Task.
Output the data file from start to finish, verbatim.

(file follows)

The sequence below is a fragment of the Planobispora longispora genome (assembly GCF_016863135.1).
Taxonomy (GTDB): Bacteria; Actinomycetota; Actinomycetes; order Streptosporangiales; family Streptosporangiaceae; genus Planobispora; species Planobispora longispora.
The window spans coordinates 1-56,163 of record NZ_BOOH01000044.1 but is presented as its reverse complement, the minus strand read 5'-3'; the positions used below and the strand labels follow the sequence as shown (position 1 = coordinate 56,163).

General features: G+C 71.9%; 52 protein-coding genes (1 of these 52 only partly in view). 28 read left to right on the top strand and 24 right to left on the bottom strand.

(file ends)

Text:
The sequence below is a fragment of the Planobispora longispora genome (assembly GCF_016863135.1).
Taxonomy (GTDB): Bacteria; Actinomycetota; Actinomycetes; order Streptosporangiales; family Streptosporangiaceae; genus Planobispora; species Planobispora longispora.
The window spans coordinates 1-56,163 of record NZ_BOOH01000044.1 but is presented as its reverse complement, the minus strand read 5'-3'; the positions used below and the strand labels follow the sequence as shown (position 1 = coordinate 56,163).

General features: G+C 71.9%; 52 protein-coding genes (1 of these 52 only partly in view). 28 read left to right on the top strand and 24 right to left on the bottom strand.